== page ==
On the southern part of Roosevelt Island lies the gleaming Cornell Tech campus, a graduate school designed to engage our rapidly evolving global society. It opened in the fall with fanfare and a who’s who of politicians and luminaries. In the north sits rehabilitation hospital NYC Health & Hospitals/Coler, a public hospital that opened in 1952 to care for patients with long-term needs. In 2013, Coler took in some of the patients displaced by Goldwater Hospital’s demolition that made way for the Cornell Tech campus.
In many ways, the two ends of the Island could not be farther apart. But students like Kenneth Chan are discovering the value of bridging that divide.
“Before Cornell Tech, I had never heard of Roosevelt Island,” says Chan, a 2018 MBA graduate. He came to New York in 2017 to attend the university and rented an apartment on the Upper East Side of Manhattan. “The City was too noisy for me. The Island became my oasis, so to speak, a peaceful place where I could focus on my studies and my corporate development, so it became even more important to me to understand and connect with the community and its residents.”
When he met Jennilie Brewster, founder of Open Doors, a nonprofit arts and justice initiative that helps physically challenged Coler residents affected by gun violence, he found the opportunity to give back to his adopted community while using some of his technical skills.
“When Jennilie spoke to me about a music project that was in the works, I immediately knew that this was something that I had to be a part of,” he says.
Chan became an advocacy coach for the group. He also helped members edit their podcast project and assisted as a technician during poetry performances.
Andres Molina (left) with Kenneth Chan at Coler Hospital.
It was a good fit. “Working with Open Doors and its members has been a great experience,” he says. “Helping good people that are eager to learn and improve themselves while being incapacitated is what motivates me to be involved in the community.”
This wasn’t his first time giving back. After a 2012 move to Los Angeles, Chan worked in the media industry as a product manager and led a team of software developers. But he says he always remembered how lucky he was, and how much he had to give. “I’ve always been passionate about giving back to the community. I founded a music nonprofit, Project Cadence, while in L.A. Our mission was to provide musical instruments and supplies to underprivileged students.”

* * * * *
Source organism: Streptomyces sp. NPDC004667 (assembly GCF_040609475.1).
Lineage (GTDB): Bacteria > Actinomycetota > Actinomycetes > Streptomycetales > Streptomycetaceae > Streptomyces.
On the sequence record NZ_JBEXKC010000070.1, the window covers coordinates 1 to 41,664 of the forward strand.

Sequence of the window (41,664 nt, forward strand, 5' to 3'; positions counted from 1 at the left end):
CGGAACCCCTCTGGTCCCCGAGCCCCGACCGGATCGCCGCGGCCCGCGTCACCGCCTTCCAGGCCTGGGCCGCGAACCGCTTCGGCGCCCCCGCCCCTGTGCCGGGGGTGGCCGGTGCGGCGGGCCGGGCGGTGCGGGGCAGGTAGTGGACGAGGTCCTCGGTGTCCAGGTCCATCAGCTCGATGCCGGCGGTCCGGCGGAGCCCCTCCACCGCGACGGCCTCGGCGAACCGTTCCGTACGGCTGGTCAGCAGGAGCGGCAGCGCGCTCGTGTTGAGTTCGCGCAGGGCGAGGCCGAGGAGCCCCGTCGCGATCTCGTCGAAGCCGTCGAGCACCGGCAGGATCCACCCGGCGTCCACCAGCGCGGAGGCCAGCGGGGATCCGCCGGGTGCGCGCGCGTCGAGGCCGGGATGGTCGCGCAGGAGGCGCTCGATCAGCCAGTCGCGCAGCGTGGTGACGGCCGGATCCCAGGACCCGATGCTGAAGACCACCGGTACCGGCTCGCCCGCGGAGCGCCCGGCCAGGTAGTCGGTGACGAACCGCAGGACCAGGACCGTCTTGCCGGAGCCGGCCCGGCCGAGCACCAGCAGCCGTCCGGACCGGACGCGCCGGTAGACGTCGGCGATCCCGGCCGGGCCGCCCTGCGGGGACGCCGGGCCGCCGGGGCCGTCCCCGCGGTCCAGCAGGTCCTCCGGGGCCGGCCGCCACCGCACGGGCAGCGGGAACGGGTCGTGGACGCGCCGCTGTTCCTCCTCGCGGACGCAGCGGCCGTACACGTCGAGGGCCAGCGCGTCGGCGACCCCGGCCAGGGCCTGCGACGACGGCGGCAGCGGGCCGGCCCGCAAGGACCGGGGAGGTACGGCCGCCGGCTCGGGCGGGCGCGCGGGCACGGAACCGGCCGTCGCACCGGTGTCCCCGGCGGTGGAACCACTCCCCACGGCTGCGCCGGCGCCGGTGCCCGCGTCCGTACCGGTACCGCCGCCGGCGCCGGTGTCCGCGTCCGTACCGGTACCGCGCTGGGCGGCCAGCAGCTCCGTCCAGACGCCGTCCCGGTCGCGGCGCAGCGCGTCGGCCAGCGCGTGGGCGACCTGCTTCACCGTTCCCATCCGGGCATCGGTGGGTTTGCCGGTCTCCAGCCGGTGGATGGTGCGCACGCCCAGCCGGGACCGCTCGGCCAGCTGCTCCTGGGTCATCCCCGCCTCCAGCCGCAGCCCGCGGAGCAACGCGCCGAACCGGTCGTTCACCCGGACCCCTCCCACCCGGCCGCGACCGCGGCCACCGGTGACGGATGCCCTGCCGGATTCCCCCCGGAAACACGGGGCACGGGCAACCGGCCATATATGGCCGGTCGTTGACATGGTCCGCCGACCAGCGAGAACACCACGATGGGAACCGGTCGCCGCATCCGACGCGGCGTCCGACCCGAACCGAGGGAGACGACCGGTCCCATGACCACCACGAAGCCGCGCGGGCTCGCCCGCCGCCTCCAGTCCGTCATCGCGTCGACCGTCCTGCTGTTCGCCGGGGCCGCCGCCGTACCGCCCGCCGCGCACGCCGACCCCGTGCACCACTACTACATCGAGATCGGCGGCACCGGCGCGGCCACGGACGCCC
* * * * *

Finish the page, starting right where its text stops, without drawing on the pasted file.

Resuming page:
He also started making his own music and spent a lot of time in the studio creating hip hop tracks. “I loved my time in Los Angeles. I was so busy I had to stop playing the piano, but working in the studio making music made me feel like I could achieve anything I put my mind to.” His enthusiasm about music, and the confidence gained from making it, were valuable additions to the Open Doors team.
“Working with Open Doors has been both extremely inspirational and humbling,” says Chan. “The experience has had a profound impact on me and I’ve learned so much from working with such a great group of individuals. Hearing their stories and seeing first-hand the perseverance and determination has taught me more than what I could ever teach them as an advocacy coach.”
Chan was born in 1989 and grew up in a diverse neighborhood in New Orleans. His mother, a piano teacher, inspired him to start playing piano at the age of five. His father, an engineer and businessman, started inculcating the idea of going to college in him at an early age. After graduating from high school, Kenneth attended Northwestern University in Chicago, earning a bachelor’s degree in economics.
Partnerships like this are what makes a community, says Chan. We can all learn from one another and we all have something to teach. “Throughout my studies this year, I have taken those lessons and perspectives into various aspects of my life and I will continue to do so. It has been amazing working with Open Doors and the relationship that I have forged with each member is something that I will always cherish.”
[Andres Molina is the communications director for Open Doors, and a Coler resident.]